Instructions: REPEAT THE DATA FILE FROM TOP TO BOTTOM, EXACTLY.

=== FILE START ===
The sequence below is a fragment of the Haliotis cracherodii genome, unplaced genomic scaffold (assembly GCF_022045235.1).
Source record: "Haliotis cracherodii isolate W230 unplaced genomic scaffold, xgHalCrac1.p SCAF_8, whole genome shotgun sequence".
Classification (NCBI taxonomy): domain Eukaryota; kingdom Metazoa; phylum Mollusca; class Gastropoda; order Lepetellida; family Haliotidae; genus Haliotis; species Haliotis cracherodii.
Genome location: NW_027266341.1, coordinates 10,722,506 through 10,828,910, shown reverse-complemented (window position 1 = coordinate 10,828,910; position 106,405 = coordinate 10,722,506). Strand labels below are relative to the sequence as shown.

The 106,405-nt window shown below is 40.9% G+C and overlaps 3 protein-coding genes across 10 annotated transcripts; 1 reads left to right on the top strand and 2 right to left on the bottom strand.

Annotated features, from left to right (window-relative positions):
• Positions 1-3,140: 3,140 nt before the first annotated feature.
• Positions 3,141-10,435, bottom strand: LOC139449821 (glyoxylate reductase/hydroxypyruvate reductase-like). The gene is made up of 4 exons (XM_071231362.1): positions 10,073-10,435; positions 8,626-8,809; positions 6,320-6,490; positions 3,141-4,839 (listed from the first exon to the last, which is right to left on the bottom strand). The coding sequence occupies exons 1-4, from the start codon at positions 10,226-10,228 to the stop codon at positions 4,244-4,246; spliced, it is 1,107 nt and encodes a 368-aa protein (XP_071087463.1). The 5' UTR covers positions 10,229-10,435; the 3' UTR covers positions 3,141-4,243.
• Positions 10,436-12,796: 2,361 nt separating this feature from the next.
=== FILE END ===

The sequence below is a fragment of the Haliotis cracherodii genome, unplaced genomic scaffold (assembly GCF_022045235.1).
Source record: "Haliotis cracherodii isolate W230 unplaced genomic scaffold, xgHalCrac1.p SCAF_8, whole genome shotgun sequence".
Classification (NCBI taxonomy): domain Eukaryota; kingdom Metazoa; phylum Mollusca; class Gastropoda; order Lepetellida; family Haliotidae; genus Haliotis; species Haliotis cracherodii.
Genome location: NW_027266341.1, coordinates 10,722,506 through 10,828,910, shown reverse-complemented (window position 1 = coordinate 10,828,910; position 106,405 = coordinate 10,722,506). Strand labels below are relative to the sequence as shown.

The 106,405-nt window shown below is 40.9% G+C and overlaps 3 protein-coding genes across 10 annotated transcripts; 1 reads left to right on the top strand and 2 right to left on the bottom strand.

Annotated features, from left to right (window-relative positions):
• Positions 1-3,140: 3,140 nt before the first annotated feature.
• Positions 3,141-10,435, bottom strand: LOC139449821 (glyoxylate reductase/hydroxypyruvate reductase-like). The gene is made up of 4 exons (XM_071231362.1): positions 10,073-10,435; positions 8,626-8,809; positions 6,320-6,490; positions 3,141-4,839 (listed from the first exon to the last, which is right to left on the bottom strand). The coding sequence occupies exons 1-4, from the start codon at positions 10,226-10,228 to the stop codon at positions 4,244-4,246; spliced, it is 1,107 nt and encodes a 368-aa protein (XP_071087463.1). The 5' UTR covers positions 10,229-10,435; the 3' UTR covers positions 3,141-4,243.
• Positions 10,436-12,796: 2,361 nt separating this feature from the next.